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Axil Comras on Creating a Green Home
As president of Greenhome.com, Lawrence “Axil” Comras has heard every conceivable question about what it means to create a green home. His web site is the oldest retailer of eco-conscious goods on the internet, and Comras also leads Heal Your Home workshops that focus on simple, day-to-day changes for your personal spaces. Prior to founding Greenhome.com, he worked as a business consultant to Interval Research Corporation, Storyopolis and Vulcan Ventures, where he focused on bringing themes of sustainability to their various projects. Knowledgeable about all things green, Comras shared with us ways to make sure your home is safe. (Hint: Check the labels on your cleaning supplies.) He, also, shares his top tips for practical, affordable changes you can begin making today.
What are the immediate things you can do to make your home more environmentally friendly?
On a practical level, you can make a full pass through your house and get rid of any pesticides or cleansers with a bunch of ingredients you can’t pronounce. Get rid of all the poisons under the kitchen sink, bathroom sink and in the garage. The other thing you can do is to make a decision to be conscious of what you’re bringing into your life. Think about the fact that everything that comes into your home has to go back out somehow. So make an effort to choose things with fewer packaging materials. Bring your own bag to the store. Just be conscious of the trash you’re creating. By doing these two things—conserving resources and reducing toxins—you are creating a green home.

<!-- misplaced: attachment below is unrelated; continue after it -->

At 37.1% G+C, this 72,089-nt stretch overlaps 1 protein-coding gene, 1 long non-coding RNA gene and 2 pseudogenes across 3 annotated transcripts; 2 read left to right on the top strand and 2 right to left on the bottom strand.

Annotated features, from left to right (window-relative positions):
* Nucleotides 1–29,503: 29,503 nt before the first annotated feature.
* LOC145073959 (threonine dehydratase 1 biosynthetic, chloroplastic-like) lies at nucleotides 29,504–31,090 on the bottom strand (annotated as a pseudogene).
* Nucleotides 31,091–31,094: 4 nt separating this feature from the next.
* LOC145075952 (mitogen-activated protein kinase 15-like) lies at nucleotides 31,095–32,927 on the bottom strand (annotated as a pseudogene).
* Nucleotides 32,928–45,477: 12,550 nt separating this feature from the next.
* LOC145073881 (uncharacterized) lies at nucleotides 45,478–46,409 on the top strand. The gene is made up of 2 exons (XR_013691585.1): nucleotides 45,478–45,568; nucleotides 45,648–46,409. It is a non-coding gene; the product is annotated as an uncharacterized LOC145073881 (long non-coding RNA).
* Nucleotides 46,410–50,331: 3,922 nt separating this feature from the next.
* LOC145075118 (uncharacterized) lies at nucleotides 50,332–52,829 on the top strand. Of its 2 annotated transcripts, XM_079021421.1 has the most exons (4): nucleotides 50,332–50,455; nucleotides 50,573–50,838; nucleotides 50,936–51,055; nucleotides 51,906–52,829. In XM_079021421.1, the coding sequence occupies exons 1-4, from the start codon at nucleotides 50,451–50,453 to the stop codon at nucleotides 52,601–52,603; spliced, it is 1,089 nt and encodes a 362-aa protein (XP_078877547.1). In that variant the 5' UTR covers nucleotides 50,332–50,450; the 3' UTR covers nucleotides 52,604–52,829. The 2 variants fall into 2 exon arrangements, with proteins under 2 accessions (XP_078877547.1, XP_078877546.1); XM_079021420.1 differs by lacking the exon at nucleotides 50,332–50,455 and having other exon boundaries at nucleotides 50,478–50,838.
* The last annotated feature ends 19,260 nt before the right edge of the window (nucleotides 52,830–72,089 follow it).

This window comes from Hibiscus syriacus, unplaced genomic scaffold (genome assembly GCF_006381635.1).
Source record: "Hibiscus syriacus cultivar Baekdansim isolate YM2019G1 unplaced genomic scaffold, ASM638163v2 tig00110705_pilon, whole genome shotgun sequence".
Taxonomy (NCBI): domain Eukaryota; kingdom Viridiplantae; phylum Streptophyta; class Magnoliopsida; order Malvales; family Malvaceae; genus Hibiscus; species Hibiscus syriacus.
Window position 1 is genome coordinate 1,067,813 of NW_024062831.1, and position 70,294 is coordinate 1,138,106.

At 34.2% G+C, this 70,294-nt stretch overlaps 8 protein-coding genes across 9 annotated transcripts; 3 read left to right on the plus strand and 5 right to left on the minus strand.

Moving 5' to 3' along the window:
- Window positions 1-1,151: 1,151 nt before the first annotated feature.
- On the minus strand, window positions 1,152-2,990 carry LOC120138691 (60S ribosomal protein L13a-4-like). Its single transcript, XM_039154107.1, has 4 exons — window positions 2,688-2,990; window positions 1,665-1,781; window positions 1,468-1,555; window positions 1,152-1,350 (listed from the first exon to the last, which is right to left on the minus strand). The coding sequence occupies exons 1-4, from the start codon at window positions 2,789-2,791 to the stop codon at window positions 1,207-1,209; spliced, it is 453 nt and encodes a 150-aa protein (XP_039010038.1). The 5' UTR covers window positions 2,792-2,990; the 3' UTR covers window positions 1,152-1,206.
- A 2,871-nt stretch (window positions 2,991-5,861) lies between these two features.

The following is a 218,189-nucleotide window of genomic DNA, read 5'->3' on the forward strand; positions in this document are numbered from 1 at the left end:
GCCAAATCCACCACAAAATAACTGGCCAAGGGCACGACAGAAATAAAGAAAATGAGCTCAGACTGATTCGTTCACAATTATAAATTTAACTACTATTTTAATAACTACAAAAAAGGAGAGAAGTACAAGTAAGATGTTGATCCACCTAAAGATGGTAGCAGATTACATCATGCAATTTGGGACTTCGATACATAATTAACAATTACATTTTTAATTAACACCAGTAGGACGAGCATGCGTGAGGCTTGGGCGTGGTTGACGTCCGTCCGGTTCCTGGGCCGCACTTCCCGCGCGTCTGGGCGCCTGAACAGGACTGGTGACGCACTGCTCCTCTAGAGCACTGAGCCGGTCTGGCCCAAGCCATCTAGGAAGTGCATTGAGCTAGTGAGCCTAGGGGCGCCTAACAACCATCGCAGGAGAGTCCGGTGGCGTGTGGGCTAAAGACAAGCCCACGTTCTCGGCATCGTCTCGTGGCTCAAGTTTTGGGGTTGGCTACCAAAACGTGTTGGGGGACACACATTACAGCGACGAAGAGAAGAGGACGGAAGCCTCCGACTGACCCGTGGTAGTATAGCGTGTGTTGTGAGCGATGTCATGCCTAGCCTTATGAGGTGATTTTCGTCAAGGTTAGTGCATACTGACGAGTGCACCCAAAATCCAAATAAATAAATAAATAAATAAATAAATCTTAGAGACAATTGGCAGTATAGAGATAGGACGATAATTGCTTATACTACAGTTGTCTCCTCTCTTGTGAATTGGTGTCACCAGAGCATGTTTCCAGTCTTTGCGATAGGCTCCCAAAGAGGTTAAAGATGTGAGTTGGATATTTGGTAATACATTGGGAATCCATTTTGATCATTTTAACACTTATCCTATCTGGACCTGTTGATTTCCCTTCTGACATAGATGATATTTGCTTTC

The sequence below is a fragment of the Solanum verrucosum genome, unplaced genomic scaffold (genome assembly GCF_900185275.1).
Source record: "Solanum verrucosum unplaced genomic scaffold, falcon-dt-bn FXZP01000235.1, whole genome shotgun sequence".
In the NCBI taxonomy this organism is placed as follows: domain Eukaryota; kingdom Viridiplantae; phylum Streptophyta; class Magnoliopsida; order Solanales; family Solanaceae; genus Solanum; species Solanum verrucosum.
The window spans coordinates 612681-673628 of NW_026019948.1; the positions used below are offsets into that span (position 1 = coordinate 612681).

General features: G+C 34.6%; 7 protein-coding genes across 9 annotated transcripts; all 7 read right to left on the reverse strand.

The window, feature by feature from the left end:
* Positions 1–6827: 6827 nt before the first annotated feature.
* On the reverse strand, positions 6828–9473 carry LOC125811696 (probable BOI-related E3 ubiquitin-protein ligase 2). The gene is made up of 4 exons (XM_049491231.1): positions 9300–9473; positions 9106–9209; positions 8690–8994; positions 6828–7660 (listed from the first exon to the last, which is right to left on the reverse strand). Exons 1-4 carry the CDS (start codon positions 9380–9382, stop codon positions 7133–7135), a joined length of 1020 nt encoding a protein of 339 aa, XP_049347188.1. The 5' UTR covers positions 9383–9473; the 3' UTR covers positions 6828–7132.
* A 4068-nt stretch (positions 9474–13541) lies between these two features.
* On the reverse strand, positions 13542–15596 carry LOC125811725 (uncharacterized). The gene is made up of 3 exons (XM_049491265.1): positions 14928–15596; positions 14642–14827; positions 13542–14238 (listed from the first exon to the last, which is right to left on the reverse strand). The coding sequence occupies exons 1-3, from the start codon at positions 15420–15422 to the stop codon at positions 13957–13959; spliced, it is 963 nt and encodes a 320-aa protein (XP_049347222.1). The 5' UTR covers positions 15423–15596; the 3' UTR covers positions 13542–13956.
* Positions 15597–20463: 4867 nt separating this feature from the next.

Is creating a green home an “all or nothing” proposition?
No, not at all. The whole idea about going green is that it’s a process with no end, so you might as well just enjoy it.
So where do you begin with a green-home plan?